1) What is a contract?
a) A contract may refer to a document representing an agreement to an agreement in fact between or among people, to a legally binding obligation arising from an agreement in fact. I is most often used to mean “a promise or a set of promises for the breach of which the law gives remedy – that is, a legally binding obligation arising from a promise.
2) The definition of contracts speaks of remediable “promises”. What is a “promise?”
a) A promise is an assurance or declaration that one will do, or refrain from doing, some act. It is a commitment; a definitive statement and manifestation of that commitment.
3) What is required to form a contract?
a) A notion that both parties themselves created obligations to each other and communicated their commitment is required to form a contract
4) Are all promises enforceable?
a) All promises are not enforceable because they are fundamentally required to have a consideration in order for the promise to be enforceable.
5) What is consideration?
a) An additional element, or the “something else”, that must accompany a promise in order for it to be enforceable. What’s been given up or gotten in exchange.
i) Old view: benefit and detriment
ii) New view: bargain
1) Gift promises are not enforceable
a) Gift promises are not enforceable because there is no consideration using either the old view or modern view of consideration. There is neither a bargain that takes place or a benefit and detriment to the parties involved. A gift promise is a voluntary action on one party and that party is lawfully within means to rescind that promise.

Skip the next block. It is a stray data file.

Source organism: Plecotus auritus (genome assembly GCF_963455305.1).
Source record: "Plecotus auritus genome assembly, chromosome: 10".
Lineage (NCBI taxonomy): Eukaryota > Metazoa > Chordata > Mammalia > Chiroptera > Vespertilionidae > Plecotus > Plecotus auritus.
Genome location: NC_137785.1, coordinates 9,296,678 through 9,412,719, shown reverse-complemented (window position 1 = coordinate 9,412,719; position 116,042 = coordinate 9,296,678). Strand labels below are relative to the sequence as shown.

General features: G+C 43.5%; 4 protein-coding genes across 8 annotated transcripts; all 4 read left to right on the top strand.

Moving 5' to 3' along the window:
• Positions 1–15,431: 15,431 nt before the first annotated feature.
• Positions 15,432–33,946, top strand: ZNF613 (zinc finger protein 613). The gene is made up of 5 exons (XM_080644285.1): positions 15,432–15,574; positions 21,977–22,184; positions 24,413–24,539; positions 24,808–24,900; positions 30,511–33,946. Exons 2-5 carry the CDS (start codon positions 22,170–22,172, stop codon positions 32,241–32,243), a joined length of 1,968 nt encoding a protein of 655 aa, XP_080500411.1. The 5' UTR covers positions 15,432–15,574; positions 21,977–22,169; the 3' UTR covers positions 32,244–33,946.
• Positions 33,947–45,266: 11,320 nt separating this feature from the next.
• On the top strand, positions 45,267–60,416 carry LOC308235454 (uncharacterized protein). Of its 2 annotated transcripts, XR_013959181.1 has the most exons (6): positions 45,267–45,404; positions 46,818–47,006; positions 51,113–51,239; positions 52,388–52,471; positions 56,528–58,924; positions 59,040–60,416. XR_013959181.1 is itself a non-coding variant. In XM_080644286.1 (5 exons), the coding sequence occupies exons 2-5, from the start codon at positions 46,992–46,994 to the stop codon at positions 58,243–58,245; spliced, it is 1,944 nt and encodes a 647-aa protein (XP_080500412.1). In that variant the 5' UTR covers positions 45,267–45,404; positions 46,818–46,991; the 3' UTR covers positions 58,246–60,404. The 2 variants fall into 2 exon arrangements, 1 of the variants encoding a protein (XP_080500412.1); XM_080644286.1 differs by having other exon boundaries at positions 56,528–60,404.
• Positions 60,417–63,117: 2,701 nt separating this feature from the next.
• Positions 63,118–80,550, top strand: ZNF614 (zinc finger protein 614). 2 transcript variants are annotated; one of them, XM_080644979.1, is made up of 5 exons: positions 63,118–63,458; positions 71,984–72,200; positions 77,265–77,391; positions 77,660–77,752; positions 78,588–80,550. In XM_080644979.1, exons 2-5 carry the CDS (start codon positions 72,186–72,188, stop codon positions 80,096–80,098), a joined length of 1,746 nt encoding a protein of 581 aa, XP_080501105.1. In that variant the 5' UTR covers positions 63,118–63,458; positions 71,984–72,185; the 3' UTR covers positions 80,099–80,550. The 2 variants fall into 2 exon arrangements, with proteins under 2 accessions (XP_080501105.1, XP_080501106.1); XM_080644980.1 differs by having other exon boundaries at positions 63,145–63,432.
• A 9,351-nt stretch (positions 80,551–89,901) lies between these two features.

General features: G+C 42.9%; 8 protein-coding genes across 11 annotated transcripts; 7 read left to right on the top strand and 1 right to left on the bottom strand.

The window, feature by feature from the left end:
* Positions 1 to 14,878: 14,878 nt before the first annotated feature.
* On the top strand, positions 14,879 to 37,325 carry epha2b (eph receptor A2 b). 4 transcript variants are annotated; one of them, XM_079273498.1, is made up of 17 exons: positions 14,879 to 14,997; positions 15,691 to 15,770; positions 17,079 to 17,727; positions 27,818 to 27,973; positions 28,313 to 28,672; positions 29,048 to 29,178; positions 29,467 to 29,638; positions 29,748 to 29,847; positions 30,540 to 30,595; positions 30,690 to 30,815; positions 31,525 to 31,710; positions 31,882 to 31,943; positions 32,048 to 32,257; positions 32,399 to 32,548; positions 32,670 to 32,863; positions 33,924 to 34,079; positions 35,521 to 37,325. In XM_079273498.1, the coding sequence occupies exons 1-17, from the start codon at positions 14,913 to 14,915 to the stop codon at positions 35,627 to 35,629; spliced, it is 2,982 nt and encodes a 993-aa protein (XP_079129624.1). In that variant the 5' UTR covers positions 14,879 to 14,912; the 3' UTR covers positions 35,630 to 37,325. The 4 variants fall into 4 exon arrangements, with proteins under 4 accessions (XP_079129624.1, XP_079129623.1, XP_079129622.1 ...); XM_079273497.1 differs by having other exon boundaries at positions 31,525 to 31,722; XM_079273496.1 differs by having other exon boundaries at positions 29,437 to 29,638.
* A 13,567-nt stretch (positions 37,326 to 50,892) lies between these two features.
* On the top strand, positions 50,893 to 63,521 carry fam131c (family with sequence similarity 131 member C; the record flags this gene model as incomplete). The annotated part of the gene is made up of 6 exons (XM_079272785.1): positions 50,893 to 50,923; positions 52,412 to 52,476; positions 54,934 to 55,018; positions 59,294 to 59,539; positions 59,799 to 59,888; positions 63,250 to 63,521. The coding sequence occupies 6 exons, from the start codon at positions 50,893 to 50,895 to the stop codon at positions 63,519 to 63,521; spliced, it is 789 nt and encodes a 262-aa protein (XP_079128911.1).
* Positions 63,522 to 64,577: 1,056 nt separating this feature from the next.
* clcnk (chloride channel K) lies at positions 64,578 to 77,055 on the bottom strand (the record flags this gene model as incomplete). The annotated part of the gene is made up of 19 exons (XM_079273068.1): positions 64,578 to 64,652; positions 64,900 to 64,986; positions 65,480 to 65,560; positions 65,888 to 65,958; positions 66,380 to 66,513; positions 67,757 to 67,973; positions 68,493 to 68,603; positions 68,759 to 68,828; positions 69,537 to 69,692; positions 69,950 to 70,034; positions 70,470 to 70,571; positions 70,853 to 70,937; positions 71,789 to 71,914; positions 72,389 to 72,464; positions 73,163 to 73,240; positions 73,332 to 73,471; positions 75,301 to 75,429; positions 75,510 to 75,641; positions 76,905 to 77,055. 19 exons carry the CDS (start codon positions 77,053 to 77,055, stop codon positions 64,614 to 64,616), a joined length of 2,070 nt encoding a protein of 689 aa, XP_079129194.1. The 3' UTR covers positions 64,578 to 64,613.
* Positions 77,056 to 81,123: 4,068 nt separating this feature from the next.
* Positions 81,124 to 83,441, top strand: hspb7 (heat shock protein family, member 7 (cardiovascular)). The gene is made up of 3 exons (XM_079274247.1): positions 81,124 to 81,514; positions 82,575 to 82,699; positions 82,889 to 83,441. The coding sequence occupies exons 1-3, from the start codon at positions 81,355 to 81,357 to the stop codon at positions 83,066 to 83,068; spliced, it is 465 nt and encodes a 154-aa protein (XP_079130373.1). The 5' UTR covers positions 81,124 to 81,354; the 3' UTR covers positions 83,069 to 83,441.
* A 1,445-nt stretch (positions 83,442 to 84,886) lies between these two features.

2) What is the essence of consideration?
a) Essence of consideration encompasses an action to take place (future promise) or an exchange of goods or services.
3) Why do we require consideration?
a) Consideration is required in order to enforce promises because there must be an agreed upon exchange or bargain made. If one party breaks a promise with consideration, the offended would suffer a loss in some form.
4) Difference between bargain with consideration and a conditional gift promise?
a) Hamer v. Sidway
i) The Uncle’s promise and the nephew’s actions in response are more than just a naked gift promise, BUT the informal family setting makes for an argument that it could have perhaps been a conditional gift promise.
ii) Intermediate appellate court holding
(1) Uncle had given an incentive to his then 8 – 10 year old nephew to an amount of $5,000 when he became of age on the condition that he abstains from alcohol, tobacco, and gambling. That it would be a reward for instilling a good life habit and one that would be beneficial to the nephew. There is also testimony from a witness who claims that there was never any mention of any contract between the uncle and the nephew.